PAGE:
The global demand for natural resources continues to grow. As land-based sources decline, corporate and governmental attention is increasingly turning to an area of the planet that has been beyond reach until now – the ocean floor. Hailed as a ‘new resource frontier’, the deep seabed is home to a variety of valuable minerals and metals, which lie hidden in underwater ridges, seamounts and sediment, up to depths of 5,000 metres.
At present, under the United Nations Convention on the Law of the Sea (UNCLOS), any country or deep sea mining company that wishes to exploit the seabed needs an exploration contract from the International Seabed Authority (ISA). There has been a dramatic increase in the number of applications for such contracts. Five years ago there were just six projects in international waters; we now expect there to be 26 by the end of 2014.
Most of the interest over the past three years has come from the private sector. So, what is the prize? The world’s undersea reserves are estimated to include 10 billion tonnes of polymetallic nodules. On average, the most promising of these deposits will break down to about 30% manganese, 1.5% nickel, 1.5% copper, and 0.3% cobalt. In short, the ocean floor is home to a staggering quantity of useful minerals – and these deposits also contain smaller traces of rare earth elements. Many of these are used in electronics and in the manufacture of ‘clean technologies’, such as wind turbines and hybrid cars. These elements are technically by-products of the mining process, but they are driving a lot of new commercial interest. Japanese geologists estimate that a single 2.3 km2 patch of seafloor might contain enough rare earth materials to sustain global demand for a year.
Technological progress in accessing remote areas has also spurred much of the recent interest. Remotely operated vehicles (ROVs), for instance, can gather samples from the ocean floor, which are returned to the surface for analysis. Ore can be extracted by specially designed collectors and transferred to a waiting ship or platform via hydraulic suction, pumping the seabed material up long, hose-like tubes. Once the targeted resources have been filtered out, excess seawater and sediment are subsequently returned to the ocean floor.
The rise in commercial interest in deep sea mining has been accompanied by an upsurge in fears about environmental damage, the potential destruction of marine life and real concerns about the impact on biodiversity. Greenpeace has pointed out that mining exposes sea life to metallic and acidic substances, which introduce toxic particles to underwater food chains. Deep sea trawling has already shown that the destruction of oceanic topography takes a big toll on fish, particularly slow-breeding species such as redfish and orange roughy. Aside from the impact on aquatic ecosystems, these issues could also have serious consequences for the livelihoods and well-being of coastal communities.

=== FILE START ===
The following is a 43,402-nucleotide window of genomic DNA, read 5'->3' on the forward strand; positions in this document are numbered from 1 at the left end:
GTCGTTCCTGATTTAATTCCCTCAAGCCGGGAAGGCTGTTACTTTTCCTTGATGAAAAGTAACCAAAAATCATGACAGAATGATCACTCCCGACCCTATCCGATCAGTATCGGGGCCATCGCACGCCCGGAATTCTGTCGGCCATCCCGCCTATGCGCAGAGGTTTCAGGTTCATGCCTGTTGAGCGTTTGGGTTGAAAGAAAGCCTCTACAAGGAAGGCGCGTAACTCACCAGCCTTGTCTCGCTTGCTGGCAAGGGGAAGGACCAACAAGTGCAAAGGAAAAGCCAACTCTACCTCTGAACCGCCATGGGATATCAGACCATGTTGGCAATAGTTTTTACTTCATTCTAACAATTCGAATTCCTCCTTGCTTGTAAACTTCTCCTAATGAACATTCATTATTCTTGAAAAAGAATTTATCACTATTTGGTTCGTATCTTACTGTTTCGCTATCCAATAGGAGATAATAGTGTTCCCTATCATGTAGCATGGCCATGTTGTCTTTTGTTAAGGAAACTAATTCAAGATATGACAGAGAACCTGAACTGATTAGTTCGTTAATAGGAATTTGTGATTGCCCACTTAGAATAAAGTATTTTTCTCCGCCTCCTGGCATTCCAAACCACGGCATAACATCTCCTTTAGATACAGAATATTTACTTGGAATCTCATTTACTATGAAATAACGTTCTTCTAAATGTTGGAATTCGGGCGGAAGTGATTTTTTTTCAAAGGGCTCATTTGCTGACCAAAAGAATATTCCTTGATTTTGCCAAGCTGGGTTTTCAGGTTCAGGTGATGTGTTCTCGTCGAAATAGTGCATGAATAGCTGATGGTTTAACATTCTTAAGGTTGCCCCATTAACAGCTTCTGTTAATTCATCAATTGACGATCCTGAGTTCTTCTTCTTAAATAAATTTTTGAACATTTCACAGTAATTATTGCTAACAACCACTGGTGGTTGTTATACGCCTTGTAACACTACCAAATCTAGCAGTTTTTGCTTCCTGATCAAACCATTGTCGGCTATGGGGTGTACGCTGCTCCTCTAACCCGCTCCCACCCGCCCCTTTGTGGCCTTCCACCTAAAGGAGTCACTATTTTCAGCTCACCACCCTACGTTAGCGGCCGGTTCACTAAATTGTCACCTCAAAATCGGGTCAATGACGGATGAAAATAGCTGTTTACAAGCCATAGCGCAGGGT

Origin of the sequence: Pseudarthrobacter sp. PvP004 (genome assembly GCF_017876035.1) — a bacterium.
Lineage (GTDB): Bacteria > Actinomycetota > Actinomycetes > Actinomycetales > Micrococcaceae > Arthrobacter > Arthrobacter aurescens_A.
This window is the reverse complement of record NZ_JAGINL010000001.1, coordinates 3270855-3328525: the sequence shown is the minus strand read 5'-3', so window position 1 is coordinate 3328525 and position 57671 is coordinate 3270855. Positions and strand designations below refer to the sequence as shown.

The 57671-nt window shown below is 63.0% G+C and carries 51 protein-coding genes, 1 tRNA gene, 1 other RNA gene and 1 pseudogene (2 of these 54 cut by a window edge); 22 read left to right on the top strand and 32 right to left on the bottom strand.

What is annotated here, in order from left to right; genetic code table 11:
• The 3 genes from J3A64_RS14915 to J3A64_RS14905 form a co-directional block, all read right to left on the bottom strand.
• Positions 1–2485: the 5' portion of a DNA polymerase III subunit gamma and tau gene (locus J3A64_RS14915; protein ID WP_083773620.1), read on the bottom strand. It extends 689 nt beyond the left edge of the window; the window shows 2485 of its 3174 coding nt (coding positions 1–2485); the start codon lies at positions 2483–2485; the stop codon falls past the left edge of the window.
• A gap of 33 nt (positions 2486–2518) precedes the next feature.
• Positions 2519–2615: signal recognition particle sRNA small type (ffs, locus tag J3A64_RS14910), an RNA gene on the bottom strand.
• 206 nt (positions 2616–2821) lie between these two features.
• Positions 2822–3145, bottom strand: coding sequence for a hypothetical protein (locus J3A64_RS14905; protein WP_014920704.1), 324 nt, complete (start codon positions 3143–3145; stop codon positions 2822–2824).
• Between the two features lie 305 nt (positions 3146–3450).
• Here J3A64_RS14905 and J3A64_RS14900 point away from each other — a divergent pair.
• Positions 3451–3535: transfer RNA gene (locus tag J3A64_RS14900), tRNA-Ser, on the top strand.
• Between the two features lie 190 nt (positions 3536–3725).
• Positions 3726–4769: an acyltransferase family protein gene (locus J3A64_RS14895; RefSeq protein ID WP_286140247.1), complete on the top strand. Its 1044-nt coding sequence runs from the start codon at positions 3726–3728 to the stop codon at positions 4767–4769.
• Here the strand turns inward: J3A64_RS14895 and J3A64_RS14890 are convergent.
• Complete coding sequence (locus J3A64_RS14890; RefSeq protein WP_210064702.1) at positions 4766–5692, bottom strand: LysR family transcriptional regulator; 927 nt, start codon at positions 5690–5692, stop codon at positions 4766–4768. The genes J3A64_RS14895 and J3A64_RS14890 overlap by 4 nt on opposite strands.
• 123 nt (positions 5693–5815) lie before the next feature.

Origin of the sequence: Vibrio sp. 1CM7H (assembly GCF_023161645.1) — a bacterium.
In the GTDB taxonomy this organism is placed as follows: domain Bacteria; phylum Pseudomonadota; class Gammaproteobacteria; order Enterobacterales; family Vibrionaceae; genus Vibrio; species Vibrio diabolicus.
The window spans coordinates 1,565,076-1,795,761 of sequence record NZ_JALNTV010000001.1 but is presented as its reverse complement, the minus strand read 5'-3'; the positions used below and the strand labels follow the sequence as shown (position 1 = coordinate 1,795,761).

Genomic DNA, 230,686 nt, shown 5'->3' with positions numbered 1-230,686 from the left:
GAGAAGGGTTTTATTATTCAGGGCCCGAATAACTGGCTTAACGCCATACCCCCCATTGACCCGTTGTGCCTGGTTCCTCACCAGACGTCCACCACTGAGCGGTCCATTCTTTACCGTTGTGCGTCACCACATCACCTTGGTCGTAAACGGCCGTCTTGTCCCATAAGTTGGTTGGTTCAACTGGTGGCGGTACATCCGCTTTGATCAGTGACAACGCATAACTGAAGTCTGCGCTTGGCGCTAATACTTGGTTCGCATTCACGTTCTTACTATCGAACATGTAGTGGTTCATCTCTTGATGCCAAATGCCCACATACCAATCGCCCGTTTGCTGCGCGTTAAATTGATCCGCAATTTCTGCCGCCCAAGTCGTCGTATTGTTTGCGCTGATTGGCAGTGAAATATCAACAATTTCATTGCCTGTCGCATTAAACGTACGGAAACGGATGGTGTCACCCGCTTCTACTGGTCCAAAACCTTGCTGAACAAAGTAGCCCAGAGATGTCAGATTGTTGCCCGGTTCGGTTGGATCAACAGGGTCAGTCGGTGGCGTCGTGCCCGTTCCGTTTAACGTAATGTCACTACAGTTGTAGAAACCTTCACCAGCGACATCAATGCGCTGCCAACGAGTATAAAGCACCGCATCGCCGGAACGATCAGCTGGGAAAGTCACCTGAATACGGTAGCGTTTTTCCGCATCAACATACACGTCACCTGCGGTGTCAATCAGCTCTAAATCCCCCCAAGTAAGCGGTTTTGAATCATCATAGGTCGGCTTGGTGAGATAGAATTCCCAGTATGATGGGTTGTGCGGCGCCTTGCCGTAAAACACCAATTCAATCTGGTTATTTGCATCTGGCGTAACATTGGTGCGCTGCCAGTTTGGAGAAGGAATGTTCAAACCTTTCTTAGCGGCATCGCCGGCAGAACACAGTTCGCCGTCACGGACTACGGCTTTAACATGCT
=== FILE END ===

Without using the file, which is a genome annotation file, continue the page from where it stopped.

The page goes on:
Although the ISA has regulations in place to govern exploration of the oceans within its remit, the aim is to develop legislation to cover all aspects of the industrial extraction of undersea resources in international waters. ISA stakeholders have been consulted and the current goal is to have a financial, fiscal framework for exploitation in place by 2016.
Creating a cohesive governance framework for national waters is more challenging. Nations have sovereign rights over resources on their continental shelves and, given the potential economic benefits, some emerging economies see the new industry as a huge opportunity. For example, Papua New Guinea’s government has reached an agreement to allow seabed mining in its territorial waters and is optimistic that the project will deliver a significant amount of revenue.
One major region of focus for the industry is the Pacific Islands. In order to address the issue of governance, the Pacific Community, a strong regional organization, is helping countries to put regulatory frameworks in place. In other regions, however, there is a lack of governance – and there are no global standards for deep sea mining in national waters.
If we are to make the most of these precious resources and protect the delicate and diverse ecosystems of the ocean floor, good governance and best practice for the deep sea mining industry must be set in place now.
This is an extract from The Outlook on the Global Agenda 2015 report, which is now live.
Author: Michael Lodge is Deputy Secretary-General of the International Seabed Authority.
Image: A hammerhead shark swims close to Wolf Island at Galapagos Marine Reserve August 19, 2013. Picture taken August 19, 2013. REUTERS/Jorge Silva